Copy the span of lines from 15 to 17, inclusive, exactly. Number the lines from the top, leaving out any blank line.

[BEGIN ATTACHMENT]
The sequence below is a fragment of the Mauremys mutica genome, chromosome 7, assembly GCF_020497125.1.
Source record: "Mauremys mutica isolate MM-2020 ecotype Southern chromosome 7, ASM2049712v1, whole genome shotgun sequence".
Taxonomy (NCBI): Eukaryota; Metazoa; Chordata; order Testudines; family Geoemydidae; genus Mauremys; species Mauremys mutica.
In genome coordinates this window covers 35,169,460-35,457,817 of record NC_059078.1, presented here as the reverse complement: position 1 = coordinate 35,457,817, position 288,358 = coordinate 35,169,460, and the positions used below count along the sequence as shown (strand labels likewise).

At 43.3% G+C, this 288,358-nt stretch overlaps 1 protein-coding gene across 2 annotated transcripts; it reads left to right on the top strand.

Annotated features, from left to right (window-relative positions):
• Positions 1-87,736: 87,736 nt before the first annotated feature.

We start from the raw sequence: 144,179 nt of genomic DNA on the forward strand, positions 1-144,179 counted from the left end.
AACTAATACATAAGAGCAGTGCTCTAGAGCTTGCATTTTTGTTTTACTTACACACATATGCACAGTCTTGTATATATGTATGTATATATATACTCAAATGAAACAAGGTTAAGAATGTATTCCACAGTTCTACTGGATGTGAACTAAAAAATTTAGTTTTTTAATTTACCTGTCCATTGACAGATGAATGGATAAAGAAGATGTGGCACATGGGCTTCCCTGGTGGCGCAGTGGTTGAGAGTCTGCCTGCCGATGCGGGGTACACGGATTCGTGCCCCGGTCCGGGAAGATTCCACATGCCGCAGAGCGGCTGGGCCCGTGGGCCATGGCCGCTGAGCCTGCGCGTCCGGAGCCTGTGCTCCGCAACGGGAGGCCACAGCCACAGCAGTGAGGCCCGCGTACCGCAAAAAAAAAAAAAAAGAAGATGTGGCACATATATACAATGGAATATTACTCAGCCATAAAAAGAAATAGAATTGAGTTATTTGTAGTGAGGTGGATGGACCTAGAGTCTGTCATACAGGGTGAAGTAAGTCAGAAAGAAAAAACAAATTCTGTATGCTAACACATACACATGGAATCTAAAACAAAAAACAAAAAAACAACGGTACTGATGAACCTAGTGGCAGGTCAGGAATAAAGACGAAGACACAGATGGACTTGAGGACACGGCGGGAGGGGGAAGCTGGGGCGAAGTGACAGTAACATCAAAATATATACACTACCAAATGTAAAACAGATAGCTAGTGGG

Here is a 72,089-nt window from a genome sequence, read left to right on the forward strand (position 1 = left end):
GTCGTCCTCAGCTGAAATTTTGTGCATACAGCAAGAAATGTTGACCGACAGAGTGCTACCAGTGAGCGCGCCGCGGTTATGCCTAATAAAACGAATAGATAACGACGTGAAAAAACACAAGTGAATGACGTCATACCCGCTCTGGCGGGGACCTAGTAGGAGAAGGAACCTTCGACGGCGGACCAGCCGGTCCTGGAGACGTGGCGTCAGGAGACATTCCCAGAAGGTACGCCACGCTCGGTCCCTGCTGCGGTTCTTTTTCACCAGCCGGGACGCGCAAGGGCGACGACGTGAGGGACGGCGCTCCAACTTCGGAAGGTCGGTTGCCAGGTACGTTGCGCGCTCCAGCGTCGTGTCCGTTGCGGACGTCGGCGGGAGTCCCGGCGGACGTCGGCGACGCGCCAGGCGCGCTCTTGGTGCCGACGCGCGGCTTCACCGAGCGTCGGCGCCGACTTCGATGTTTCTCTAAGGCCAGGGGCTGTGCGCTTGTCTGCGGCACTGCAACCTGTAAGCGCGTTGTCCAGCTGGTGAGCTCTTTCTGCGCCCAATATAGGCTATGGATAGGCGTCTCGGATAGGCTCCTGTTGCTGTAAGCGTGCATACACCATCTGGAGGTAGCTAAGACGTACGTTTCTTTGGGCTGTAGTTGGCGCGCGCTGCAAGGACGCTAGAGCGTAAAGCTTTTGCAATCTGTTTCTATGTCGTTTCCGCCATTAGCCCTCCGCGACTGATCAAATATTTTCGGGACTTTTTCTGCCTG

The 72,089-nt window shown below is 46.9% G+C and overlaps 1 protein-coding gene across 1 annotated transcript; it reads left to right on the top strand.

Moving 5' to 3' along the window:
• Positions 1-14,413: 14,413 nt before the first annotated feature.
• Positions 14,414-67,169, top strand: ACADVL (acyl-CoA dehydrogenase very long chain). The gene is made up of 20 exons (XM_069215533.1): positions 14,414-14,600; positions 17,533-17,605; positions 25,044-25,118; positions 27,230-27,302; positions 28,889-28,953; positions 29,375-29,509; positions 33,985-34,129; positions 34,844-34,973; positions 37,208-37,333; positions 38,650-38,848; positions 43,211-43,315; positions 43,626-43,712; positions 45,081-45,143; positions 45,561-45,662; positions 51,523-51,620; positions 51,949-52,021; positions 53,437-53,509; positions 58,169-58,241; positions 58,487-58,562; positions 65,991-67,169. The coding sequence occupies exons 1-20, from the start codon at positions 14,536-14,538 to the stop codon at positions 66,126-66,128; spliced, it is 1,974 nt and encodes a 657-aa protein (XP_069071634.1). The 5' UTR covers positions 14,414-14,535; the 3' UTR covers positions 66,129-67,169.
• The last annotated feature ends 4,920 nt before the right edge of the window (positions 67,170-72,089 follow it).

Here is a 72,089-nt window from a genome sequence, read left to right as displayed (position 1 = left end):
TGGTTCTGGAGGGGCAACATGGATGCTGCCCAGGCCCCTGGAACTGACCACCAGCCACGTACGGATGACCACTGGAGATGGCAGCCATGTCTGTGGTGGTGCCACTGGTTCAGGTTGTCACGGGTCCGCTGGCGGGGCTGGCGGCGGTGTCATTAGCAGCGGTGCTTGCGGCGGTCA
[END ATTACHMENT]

• Positions 14,414-67,169, top strand: ACADVL (acyl-CoA dehydrogenase very long chain). The gene is made up of 20 exons (XM_069215533.1): positions 14,414-14,600; positions 17,533-17,605; positions 25,044-25,118; positions 27,230-27,302; positions 28,889-28,953; positions 29,375-29,509; positions 33,985-34,129; positions 34,844-34,973; positions 37,208-37,333; positions 38,650-38,848; positions 43,211-43,315; positions 43,626-43,712; positions 45,081-45,143; positions 45,561-45,662; positions 51,523-51,620; positions 51,949-52,021; positions 53,437-53,509; positions 58,169-58,241; positions 58,487-58,562; positions 65,991-67,169. The coding sequence occupies exons 1-20, from the start codon at positions 14,536-14,538 to the stop codon at positions 66,126-66,128; spliced, it is 1,974 nt and encodes a 657-aa protein (XP_069071634.1). The 5' UTR covers positions 14,414-14,535; the 3' UTR covers positions 66,129-67,169.
• The last annotated feature ends 4,920 nt before the right edge of the window (positions 67,170-72,089 follow it).

Here is a 72,089-nt window from a genome sequence, read left to right as displayed (position 1 = left end):